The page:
We have a large range of sunglasses available, ranging from Cancer Council approved styles to many fashion and sports brands.

Can you supply prescription sunglasses?
These days most sunglasses can be fitted with prescription lenses (including single vision, bifocals and multifocals), which can also be polarised to help reduce extra surface glare and reflections. Many sports sunglasses (e.g. Bollé and Oakley) that previously could not cater for prescription lenses can now be fitted easily. Call into our practice to find out what can be done.
What is short-sightedness (myopia)?
Myopia occurs when the light that enters the eye focuses in front of the retina, causing distance vision to be blurry. For instance, street signs or even the television (especially the subtitles) may not seem clear, but objects up close will be clearer. Myopia can be corrected with glasses or contact lenses.
What is long-sightedness (hyperopia)?
Unlike myopia, hyperopic eyes will focus the light behind the retina and this may cause objects up close to be blurry. Younger people may not notice hyperopia as they have flexible lenses inside the eye, which compensate for this problem by bringing the focus onto the retina so that objects are seen clearly for any distance. However, this “over-focusing” can result in eyestrain for prolonged periods and for some children reading glasses are required. As we get older, the lens loses its flexibility and therefore focusing becomes more difficult so glasses or contact lenses are required.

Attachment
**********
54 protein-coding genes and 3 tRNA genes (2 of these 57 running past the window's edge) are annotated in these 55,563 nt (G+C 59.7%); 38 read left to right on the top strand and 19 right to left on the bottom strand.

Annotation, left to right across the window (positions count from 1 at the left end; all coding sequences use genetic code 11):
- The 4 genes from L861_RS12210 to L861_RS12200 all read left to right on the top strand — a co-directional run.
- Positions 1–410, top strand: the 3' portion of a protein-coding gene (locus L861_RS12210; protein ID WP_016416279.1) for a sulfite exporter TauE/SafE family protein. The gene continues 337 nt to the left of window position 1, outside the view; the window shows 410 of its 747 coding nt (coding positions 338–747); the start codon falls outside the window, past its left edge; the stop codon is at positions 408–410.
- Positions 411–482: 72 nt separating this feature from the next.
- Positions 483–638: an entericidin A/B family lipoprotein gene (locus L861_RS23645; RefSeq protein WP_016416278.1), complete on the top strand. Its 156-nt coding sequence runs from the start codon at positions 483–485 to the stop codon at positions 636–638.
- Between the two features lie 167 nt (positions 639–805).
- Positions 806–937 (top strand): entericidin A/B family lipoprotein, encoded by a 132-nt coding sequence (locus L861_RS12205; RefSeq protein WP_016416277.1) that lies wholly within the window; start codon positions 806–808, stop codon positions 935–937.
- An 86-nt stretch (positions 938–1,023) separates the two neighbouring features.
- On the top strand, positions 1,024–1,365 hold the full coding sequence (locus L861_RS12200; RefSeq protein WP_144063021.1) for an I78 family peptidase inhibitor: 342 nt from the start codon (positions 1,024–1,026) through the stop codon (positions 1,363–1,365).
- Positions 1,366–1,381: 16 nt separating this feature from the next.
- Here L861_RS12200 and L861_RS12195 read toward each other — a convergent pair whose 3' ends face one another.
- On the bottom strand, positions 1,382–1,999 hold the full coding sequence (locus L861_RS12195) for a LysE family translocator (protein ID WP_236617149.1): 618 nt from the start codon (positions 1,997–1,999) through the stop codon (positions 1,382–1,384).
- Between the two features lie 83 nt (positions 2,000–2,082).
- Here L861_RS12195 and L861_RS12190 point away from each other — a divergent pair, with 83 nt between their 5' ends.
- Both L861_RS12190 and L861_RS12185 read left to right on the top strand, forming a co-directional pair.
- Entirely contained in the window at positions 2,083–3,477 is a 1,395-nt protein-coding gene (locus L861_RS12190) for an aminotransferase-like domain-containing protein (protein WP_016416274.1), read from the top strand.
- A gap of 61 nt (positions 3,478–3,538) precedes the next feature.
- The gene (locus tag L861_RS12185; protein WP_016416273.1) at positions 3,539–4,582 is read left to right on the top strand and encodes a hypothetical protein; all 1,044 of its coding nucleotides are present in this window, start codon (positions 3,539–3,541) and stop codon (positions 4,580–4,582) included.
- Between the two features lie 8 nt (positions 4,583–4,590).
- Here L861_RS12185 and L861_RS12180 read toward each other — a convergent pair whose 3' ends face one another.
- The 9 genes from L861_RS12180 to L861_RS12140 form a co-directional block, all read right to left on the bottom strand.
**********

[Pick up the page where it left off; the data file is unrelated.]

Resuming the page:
What is astigmatism?
Astigmatism is a common refractive error, whereby light entering the eye has two focal points rather than one. It could be explained that instead of your eyeball being a round soccer ball shape, it tends to be more football or oval -shaped. Astigmatism can be corrected with glasses or contact lenses.
Why will most of us need reading glasses?
From about the age of 40, a lot of us will start to experience blurry near vision when trying to read, use a computer or smartphone, or do fine tasks such as sewing. Presbyopia (which literally means “old man sight”) begins to occur due a natural deterioration in the flexibility of the lens inside the eye. A common sign is when you start to hold your page out further to read or when you look for better light in order to see more clearly. Once again, glasses or contact lenses can help correct the effects of presbyopia.
If I get glasses, will my eyes get worse?
No. It is often thought that once you get glasses that your eyesight gets worse. This is not the case.

Obviously, when you wear a pair of glasses you will see objects more clearly. Many people will then notice that when they take their glasses off they cannot see as well and think that their eyes have got worse. It is actually that the brain prefers to “see” a clear, comfortable view of the world – not a fuzzy one – and that your perception of how well you see has changed, not your eyes.